As the top broadcast network in the country, CBS Corp.
(NYSE:CBS) is poised to cash in on its popular programming as more media platforms emerge, said CBS president Leslie Moonves.
Speaking at the UBS Global Media Conference in New York City, Moonves said that in an ever-evolving media landscape, content distributors such as Netflix
(NASDAQ:AMZN), cable networks, and overseas distributors demand more hit series than ever to satiate user demand, and CBS, together with its sister network, Showtime, has plenty of those to offer.
"We're looking at a variety of ways to get paid from things that truly didn't exist [before]. The world has changed drastically the last few years. We can get paid for a new program 12 different ways. Five years ago, it was one or two,” said Moonves on CBS’s growing number of revenue streams for its top programs such as CSI
, The Big Bang Theory
, and Elementary
Though many in the industry worry that new media platforms are hurting TV ratings and affecting advertising revenues, Moonves adopted a positive attitude toward the changing technology landscape.
“Technology is our friend,” Moonves emphasized. “We welcome every form of technology — DVR, TiVo, iTunes, streaming. We’re a content company. Our goal is to produce great content — and get paid for it.”
When asked if the rising popularity of cable original programming such as AMC’s
(NASDAQ:AMCX) The Walking Dead
and Showtime’s Homeland
meant that cable networks would require less of programming from broadcast networks like CBS to fill up airtime, Moonves said he disagreed, saying that The Big Band Theory
, for example, is on TBS
(NYSE:TWX) “25 times a day” and is the channel’s top-rated program.
"On TBS, you can't turn on the channel without see a The Big Bang Theory rerun,” quipped Moonves, who also added that CBS’s NCIS
franchise also attracted viewers to USA Network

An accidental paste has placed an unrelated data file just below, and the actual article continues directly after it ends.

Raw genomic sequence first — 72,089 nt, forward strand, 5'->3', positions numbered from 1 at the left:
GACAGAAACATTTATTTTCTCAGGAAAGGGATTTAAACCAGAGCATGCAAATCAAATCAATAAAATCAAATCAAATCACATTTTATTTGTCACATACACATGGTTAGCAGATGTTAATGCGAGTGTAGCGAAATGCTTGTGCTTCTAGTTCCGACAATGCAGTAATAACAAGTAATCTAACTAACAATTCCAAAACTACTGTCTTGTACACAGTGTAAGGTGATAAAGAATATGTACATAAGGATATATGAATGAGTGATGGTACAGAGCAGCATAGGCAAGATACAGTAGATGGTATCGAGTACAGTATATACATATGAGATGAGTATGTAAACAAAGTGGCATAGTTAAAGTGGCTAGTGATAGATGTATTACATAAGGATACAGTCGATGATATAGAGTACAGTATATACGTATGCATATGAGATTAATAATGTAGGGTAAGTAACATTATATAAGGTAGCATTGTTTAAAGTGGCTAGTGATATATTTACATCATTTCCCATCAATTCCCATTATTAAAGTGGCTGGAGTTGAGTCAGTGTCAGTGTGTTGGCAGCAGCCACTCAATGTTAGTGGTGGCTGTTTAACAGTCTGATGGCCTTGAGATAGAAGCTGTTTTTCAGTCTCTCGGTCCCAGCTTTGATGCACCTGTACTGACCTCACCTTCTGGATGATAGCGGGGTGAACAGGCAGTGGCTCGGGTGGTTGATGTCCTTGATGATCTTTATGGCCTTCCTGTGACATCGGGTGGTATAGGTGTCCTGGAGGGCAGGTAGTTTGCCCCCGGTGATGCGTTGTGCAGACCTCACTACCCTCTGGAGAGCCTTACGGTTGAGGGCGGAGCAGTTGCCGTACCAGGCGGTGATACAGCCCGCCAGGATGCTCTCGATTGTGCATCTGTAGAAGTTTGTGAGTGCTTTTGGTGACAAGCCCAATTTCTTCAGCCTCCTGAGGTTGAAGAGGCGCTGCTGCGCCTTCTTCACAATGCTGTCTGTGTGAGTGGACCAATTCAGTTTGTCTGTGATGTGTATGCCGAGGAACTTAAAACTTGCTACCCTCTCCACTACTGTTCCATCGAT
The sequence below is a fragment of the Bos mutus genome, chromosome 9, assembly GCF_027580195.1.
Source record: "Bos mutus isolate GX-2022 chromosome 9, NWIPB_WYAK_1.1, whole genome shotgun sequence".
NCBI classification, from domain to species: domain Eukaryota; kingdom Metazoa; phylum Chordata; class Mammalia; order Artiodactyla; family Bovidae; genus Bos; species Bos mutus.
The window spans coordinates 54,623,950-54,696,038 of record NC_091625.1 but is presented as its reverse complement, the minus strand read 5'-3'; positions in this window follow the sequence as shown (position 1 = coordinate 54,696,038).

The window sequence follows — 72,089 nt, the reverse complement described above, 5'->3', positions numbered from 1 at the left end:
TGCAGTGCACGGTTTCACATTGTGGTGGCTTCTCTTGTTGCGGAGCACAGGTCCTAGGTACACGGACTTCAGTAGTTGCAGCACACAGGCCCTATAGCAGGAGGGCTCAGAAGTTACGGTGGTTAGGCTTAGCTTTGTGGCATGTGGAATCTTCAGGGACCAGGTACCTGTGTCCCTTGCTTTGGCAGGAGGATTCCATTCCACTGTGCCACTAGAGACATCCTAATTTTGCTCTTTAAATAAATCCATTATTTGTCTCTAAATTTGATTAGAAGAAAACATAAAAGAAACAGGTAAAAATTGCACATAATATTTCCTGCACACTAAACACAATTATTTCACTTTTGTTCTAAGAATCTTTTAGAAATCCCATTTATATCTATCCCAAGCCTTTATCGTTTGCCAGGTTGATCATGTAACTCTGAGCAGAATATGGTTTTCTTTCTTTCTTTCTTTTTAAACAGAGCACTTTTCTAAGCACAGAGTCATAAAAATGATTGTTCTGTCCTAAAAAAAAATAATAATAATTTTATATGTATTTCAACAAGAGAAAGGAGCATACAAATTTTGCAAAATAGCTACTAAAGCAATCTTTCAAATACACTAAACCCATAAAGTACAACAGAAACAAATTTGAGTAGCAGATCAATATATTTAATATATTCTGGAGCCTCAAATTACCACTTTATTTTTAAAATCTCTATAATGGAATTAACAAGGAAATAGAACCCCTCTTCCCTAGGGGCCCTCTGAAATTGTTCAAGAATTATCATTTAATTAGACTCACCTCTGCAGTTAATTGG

(NASDAQ:CMCSA). “They realize a hit on network is irreplaceable,” he opined.
A day earlier, Time Warner Cable
(NYSE:TWC) CEO Glenn Britt had said he would drop lower-rated channels
that cost a lot. Referencing Britt’s point, Moonves said “That means for the channels that are getting viewers, he’s going to pay more.”
“He should pay the most for the guy who’s the No. 1 network,” Moonves quipped, adding that pay TV operators overpay cable channels in subscription fees when compared to broadcast networks. He noted that if Time Warner Cable pays ESPN
(NYSE:DIS) $5.25 per subscriber, then CBS deserves more. CBS would be “going in next year for $7" per month per subscriber, Moonves joked to much laughter.
CBS has been the leading broadcast network in the country for 10 years, with an average of 12 million viewers tuning in nightly. The network also owns roughly 75% of its content, meaning it is able to rake in strong revenue numbers by selling programming rights to media platforms worldwide. Moonves said that CBS’s international revenue stands at $1.1 billion a year, and is fast growing.
Thanks to the continued popularity of CBS programs, shares of the company have surged some 31% for the year-to-date. In comparison, the benchmark Standard & Poor’s 500 Index
(INDEXSP:.INX) is up 12% for the same period.
(See also: Time Warner Cable CEO Warns: We'll Cut Expensive Channels With Low Ratings
No positions in stocks mentioned.
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